Paul Mataruse grew up in Zimbabwe. He attended Zimbabwean schools until high school when he decided to trade the Savannah-like climate for Canada’s chiller one. Mataruse knew that Zimbabwe’s higher education wasn’t for him, a choice based upon a personal desire to see the world and interact with students from other countries. Now, however, such choices (if one is lucky enough to consider going abroad) may be made based upon a completely different motivation.
The University of Zimbabwe, the National University of Science and Technology (Nust), Midlands State University (MSU) and Chinhoyi University of Technology (CUT) have shut their doors for the final semester in this academic year.
Some reports cite the horrible conditions of the schools themselves: no water, no electricity and no funds, said a report for University World News. But these conditions are products of the economic crisis that continues to wrack Zimbabwe. A report from The Zimbabwe Independent adds that there isn’t enough staff to keep the schools running. Teachers are so hideously underpaid that they have gone on strike to combat the inevitable poverty that such pay cuts bring.
It’s not just higher education that is suffering. Elementary schools are vacant as well.
“Children in green uniforms, others in red and white, blue and brown can be seen strolling down the road as they walk towards their respective schools.
It is now 8am, but most of them do not seem to be bothered by time although under normal circumstances they should be in class by 7.30am.
They let time pass, after all there is nothing to hurry for.
The school bell that used to ring signaling commencement of lessons ceased tolling a long time ago.
On arrival at their schools, the pupils do not head to the classrooms, but for the playgrounds where they engage in various games until somebody remembers that there are children at school.
The teacher arrives at 9am (she is early today) and the pupils are called into the classroom.
Not much time is wasted in the classroom and the pupils are given loads of work to do in English, Mathematics, and Shona before the teacher leaves to do personal errands.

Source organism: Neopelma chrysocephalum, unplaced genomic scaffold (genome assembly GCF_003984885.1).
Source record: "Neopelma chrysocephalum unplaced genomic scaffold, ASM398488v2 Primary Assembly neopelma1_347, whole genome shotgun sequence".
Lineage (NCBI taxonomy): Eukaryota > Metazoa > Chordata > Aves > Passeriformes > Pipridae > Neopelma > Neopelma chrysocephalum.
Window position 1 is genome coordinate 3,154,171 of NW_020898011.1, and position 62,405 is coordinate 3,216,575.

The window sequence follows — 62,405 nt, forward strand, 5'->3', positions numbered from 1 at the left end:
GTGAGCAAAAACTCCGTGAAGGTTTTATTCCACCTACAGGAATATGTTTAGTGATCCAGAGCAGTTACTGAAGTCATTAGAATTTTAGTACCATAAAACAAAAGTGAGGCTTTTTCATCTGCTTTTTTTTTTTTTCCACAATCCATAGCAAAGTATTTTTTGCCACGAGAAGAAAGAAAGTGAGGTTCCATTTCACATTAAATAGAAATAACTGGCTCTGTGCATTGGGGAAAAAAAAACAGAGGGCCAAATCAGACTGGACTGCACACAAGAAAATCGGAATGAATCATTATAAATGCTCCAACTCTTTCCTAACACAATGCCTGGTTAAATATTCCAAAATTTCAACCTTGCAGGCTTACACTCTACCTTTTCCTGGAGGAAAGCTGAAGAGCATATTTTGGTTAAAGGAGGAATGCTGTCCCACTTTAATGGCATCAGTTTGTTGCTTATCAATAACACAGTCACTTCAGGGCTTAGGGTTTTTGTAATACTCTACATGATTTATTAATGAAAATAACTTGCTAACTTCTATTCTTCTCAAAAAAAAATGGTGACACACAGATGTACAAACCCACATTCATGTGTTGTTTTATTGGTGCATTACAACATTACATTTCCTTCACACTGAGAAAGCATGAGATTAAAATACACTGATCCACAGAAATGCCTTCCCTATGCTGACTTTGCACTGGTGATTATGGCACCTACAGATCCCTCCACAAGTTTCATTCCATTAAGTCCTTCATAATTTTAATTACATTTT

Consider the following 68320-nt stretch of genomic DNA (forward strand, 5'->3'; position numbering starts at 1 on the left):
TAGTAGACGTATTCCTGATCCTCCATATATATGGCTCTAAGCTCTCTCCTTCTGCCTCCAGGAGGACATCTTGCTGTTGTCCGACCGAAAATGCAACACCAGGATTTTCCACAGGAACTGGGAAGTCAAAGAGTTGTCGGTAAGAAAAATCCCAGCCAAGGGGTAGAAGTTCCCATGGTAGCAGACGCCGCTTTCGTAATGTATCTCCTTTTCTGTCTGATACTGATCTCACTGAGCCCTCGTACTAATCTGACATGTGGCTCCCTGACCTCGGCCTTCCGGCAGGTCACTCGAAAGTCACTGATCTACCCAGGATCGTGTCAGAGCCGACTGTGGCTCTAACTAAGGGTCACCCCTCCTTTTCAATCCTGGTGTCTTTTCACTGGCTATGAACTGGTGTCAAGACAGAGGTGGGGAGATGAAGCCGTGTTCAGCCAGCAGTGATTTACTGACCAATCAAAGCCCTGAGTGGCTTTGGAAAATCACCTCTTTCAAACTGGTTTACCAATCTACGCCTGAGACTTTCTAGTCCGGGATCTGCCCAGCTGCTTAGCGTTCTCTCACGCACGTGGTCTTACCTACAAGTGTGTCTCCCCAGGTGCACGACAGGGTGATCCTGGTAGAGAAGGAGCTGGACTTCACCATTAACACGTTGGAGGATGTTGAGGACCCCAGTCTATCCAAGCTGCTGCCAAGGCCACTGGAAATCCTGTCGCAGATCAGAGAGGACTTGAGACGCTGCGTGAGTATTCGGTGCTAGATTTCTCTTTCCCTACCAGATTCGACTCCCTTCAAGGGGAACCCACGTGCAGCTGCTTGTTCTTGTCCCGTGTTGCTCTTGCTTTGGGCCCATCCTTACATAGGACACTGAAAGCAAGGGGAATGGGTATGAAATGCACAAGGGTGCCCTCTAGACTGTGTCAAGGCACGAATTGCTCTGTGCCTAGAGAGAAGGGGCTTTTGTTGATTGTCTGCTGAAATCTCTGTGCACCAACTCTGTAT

The pupils are left to figure out for themselves how to tackle their schoolwork. The moment the teacher leaves the classroom, the pupils shove their books into their satchels and rush back to the playground.
They do not seem to be bothered by the absence of their teacher. They are happy that they are left to play, unaware of the consequences it has for them in the long run.”
This excerpt from an article in The Zimbabwe Independent illustrates the reality of education in a country whose future depends upon just that: the education of future leaders. With no universities and no elementary schools, how will Zimbabweans play a role in shaping the future of their country—especially at a time when such fresh direction is dearly needed?
Just as disturbing are the conditions of the teachers themselves. A United Nations Education Scientific and Cultural Organization survey from 2002 predicts that by 2010 Zimbabwe will loose 55,000 teachers to HIV and Aids. A more grim interpretation predicts the loss will total 60,000, reports The Zimbabwe Independent.
Teachers are standing their ground. The Progressive Teachers Union of Zimbabwe (PTUZ) is a militant labour union that stands up for teachers’ treatment and working conditions. “Our demand to the new government is simply that a ‘Teachers Treatment Action Campaign’ must be formed as a matter of urgency to address the serious HIV and Aids-related challenges teachers are facing,” the union said, as reported by The Zimbabwe Independent.
Without committed and healthy teachers, schools are useless. If an individual is dedicated to education, however, the word “school” could become more open ended in location. Perhaps the first step in strengthening the education system in Zimbabwe begins with the empowerment of the people themselves.
Images from Sokwanele's Flickr.